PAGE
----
SUMMERLAND - The two-year-old Summerland girl whose family is feeding her illegal cannabis oil has had a dramatic improvement in her seizure disorder.
Kyla Williams' family says in the past five months the oil given to the girl has greatly reduced the hundreds of seizures she was suffering from daily.
"We were astonished and so thankful when Kyla no longer had any seizures or only a very few each day. Her overall condition continues to improve both physically and mentally. Kyla is alert, increasingly socially interactive and loves sucking her thumb," Kyla's mother, Courtney Williams said.
The girl's grandmother, Elaine Nuessler, said numerous drugs were tried to stop the seizures. Doctors told the family that they were down to the last possible medication and Kyla may seizure for the rest of her short life.
"The seizures themselves and the medications prescribed by the doctors were causing a progressive deterioration," Nuessler said. Kyla had lost motor skills, couldn't suck her thumb and was becoming less responsive to the world around her.
They began using the illegal oil when a family member saw a feature on television about how cannabis helped children with epilepsy.
Now the family is urging the government to legalize such derivatives so more research can be done on the medical and health benefits.
Under the marijuana for medical purposes regulations, which came into effect April 1, licensed producers can only sell dried marijuana. It's illegal to sell derivative products such as oils or foods made from marijuana.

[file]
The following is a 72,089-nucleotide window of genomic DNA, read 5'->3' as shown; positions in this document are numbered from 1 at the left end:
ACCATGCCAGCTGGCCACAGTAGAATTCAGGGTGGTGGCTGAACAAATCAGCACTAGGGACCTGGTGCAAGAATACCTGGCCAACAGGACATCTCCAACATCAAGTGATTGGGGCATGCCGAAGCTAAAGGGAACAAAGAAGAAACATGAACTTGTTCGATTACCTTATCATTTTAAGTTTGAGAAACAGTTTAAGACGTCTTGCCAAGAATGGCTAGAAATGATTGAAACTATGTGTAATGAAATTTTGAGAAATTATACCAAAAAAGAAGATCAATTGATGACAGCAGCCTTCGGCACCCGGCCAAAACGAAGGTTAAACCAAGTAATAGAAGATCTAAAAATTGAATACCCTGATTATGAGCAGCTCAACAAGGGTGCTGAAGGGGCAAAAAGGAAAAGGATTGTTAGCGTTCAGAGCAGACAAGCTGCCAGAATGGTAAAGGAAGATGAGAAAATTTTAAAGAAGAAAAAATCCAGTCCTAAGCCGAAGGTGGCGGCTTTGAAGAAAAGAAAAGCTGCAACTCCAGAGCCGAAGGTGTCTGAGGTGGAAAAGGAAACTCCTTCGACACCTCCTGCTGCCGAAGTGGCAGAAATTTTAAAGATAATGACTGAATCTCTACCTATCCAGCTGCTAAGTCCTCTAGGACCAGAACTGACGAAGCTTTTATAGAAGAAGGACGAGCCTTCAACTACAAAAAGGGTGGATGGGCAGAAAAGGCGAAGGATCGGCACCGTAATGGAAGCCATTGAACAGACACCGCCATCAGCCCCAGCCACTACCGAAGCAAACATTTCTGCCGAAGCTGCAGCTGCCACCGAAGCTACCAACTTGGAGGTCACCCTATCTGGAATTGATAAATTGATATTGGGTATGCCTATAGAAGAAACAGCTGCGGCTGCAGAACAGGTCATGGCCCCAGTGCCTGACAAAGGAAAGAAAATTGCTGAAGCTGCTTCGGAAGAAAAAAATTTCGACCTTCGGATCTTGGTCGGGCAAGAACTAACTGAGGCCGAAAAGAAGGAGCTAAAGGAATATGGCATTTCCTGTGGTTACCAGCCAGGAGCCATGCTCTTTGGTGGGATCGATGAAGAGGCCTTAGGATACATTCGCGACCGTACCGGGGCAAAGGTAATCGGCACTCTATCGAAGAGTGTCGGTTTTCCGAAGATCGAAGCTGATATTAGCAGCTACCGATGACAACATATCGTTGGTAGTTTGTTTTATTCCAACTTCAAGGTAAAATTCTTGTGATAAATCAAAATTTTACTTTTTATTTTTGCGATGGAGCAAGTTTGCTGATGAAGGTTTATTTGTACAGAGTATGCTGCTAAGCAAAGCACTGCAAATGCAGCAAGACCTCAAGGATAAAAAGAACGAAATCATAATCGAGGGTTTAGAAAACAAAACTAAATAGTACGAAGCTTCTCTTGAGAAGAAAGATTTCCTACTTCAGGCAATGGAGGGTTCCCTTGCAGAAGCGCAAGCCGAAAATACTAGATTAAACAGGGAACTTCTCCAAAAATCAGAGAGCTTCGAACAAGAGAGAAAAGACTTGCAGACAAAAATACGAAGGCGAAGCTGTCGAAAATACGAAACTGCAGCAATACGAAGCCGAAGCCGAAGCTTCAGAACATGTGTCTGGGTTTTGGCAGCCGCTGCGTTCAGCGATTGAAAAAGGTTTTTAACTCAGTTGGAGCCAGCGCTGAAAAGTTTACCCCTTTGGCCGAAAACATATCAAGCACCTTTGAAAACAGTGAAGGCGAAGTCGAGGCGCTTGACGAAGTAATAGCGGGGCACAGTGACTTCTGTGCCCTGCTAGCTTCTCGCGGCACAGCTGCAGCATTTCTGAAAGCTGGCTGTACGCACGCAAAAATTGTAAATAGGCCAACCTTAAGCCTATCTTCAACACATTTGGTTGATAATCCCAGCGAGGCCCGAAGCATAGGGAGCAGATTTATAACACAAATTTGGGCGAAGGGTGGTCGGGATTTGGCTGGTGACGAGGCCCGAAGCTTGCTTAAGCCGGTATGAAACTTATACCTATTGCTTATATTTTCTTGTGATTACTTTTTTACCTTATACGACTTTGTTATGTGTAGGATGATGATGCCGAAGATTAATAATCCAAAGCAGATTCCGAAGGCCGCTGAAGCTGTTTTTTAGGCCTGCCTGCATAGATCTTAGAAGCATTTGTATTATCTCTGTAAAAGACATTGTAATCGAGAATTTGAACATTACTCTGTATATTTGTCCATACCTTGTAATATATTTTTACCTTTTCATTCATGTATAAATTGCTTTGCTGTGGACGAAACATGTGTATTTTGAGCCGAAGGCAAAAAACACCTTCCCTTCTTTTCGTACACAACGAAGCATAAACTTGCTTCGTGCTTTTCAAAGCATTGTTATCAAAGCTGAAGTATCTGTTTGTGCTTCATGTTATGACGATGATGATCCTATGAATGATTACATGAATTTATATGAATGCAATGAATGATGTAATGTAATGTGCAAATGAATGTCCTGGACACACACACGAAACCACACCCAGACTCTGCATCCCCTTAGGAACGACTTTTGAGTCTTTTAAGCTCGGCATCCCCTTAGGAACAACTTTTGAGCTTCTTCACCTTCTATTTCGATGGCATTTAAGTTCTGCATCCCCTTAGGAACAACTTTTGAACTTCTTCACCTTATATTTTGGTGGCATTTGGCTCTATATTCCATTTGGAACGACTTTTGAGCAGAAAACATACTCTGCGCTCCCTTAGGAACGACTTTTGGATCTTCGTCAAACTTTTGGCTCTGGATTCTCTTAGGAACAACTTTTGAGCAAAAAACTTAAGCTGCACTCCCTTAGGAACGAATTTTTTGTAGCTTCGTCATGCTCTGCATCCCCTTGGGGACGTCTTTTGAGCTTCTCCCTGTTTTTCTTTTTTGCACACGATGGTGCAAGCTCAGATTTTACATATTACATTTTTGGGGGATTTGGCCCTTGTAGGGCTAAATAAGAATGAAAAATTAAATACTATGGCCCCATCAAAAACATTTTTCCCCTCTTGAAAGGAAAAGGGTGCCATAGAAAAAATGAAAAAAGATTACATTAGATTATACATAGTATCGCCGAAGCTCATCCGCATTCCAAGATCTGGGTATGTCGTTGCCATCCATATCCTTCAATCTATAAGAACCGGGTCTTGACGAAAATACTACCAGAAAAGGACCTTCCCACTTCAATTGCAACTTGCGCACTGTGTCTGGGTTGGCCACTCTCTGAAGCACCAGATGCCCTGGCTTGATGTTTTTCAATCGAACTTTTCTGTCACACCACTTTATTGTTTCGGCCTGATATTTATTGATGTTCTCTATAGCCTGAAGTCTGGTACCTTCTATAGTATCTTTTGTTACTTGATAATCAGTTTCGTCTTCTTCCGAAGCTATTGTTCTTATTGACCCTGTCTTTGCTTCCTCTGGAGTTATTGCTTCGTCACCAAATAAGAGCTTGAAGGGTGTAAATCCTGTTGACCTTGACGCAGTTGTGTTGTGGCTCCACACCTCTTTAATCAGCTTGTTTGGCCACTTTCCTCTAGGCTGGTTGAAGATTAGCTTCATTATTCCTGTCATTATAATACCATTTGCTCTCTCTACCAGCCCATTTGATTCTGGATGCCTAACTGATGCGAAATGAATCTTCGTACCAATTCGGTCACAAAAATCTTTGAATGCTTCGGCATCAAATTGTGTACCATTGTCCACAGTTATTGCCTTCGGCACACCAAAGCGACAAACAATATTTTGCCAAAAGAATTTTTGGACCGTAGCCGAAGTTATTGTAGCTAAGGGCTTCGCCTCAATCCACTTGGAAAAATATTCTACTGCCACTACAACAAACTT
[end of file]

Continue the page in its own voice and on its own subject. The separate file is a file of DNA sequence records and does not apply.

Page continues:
The family has run into problems because of the lack of information on characteristics of the many strains of marijuana and the limited quantities available, Nuessler said.
"When the supply of the first oil was exhausted, we tried oil from four other strains," Nuessler said.
While reducing seizure numbers and severity, those oils were not as effective as the first oil, she said.
Kyla's grandfather, Chris Nuessler is a retired RCMP officer, who said he had to do a "180 on marijuana after seeing the benefits."
"It's critical that people educate themselves about medical marijuana and join in the struggle to have derivatives legalized," he said.
"Careful studies are needed to determine the exact composition and concentration of each compound in the various strains and their effectiveness in treatment," Chris said.
The studies can't be done, as long as the oils and other derivatives are illegal, he said.
The girl's family had been considering moving to Colorado where the oils are legal and are being used by hundreds of patients.
"Our support system is here and we'd like to help change Canadian laws around the legality of derivatives," Chris Nuessler said.
Since the family went public with the girl's trouble this spring, her story has appeared in major Canadian newspapers, in publications as far away as Australia and in medical journals.
Elaine Nuessler said she's been astonished at the number of phone calls she continues to receive almost daily from parents of children with seizure disorders.
"The calls are coming from across the across the country. We had no idea the problem was so big," she said.